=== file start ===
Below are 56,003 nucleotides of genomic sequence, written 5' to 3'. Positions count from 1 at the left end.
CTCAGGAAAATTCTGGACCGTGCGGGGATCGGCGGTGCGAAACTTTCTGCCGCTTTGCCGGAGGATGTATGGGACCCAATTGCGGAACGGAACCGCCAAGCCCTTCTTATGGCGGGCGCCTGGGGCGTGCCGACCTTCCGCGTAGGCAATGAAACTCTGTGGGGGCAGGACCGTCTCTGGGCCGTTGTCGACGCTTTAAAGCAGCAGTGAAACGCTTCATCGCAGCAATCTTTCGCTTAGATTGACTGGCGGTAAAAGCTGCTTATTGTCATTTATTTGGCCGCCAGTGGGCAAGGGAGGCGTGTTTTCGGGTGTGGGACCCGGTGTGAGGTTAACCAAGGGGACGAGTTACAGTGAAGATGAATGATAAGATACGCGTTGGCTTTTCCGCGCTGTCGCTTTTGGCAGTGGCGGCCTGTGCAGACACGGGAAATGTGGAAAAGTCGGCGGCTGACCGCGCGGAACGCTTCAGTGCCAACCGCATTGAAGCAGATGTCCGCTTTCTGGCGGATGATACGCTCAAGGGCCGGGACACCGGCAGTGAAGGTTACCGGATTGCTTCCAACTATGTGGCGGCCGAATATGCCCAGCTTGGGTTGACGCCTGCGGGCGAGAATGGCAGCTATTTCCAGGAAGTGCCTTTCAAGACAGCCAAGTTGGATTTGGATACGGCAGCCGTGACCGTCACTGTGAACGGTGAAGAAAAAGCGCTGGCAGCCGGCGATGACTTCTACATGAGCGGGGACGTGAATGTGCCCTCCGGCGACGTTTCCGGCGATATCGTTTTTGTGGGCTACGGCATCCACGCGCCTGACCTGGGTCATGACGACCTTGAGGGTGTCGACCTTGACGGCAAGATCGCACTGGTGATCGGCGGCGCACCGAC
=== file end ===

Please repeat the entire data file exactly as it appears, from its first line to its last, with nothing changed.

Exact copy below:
Below are 56,003 nucleotides of genomic sequence, written 5' to 3'. Positions count from 1 at the left end.
CTCAGGAAAATTCTGGACCGTGCGGGGATCGGCGGTGCGAAACTTTCTGCCGCTTTGCCGGAGGATGTATGGGACCCAATTGCGGAACGGAACCGCCAAGCCCTTCTTATGGCGGGCGCCTGGGGCGTGCCGACCTTCCGCGTAGGCAATGAAACTCTGTGGGGGCAGGACCGTCTCTGGGCCGTTGTCGACGCTTTAAAGCAGCAGTGAAACGCTTCATCGCAGCAATCTTTCGCTTAGATTGACTGGCGGTAAAAGCTGCTTATTGTCATTTATTTGGCCGCCAGTGGGCAAGGGAGGCGTGTTTTCGGGTGTGGGACCCGGTGTGAGGTTAACCAAGGGGACGAGTTACAGTGAAGATGAATGATAAGATACGCGTTGGCTTTTCCGCGCTGTCGCTTTTGGCAGTGGCGGCCTGTGCAGACACGGGAAATGTGGAAAAGTCGGCGGCTGACCGCGCGGAACGCTTCAGTGCCAACCGCATTGAAGCAGATGTCCGCTTTCTGGCGGATGATACGCTCAAGGGCCGGGACACCGGCAGTGAAGGTTACCGGATTGCTTCCAACTATGTGGCGGCCGAATATGCCCAGCTTGGGTTGACGCCTGCGGGCGAGAATGGCAGCTATTTCCAGGAAGTGCCTTTCAAGACAGCCAAGTTGGATTTGGATACGGCAGCCGTGACCGTCACTGTGAACGGTGAAGAAAAAGCGCTGGCAGCCGGCGATGACTTCTACATGAGCGGGGACGTGAATGTGCCCTCCGGCGACGTTTCCGGCGATATCGTTTTTGTGGGCTACGGCATCCACGCGCCTGACCTGGGTCATGACGACCTTGAGGGTGTCGACCTTGACGGCAAGATCGCACTGGTGATCGGCGGCGCACCGAC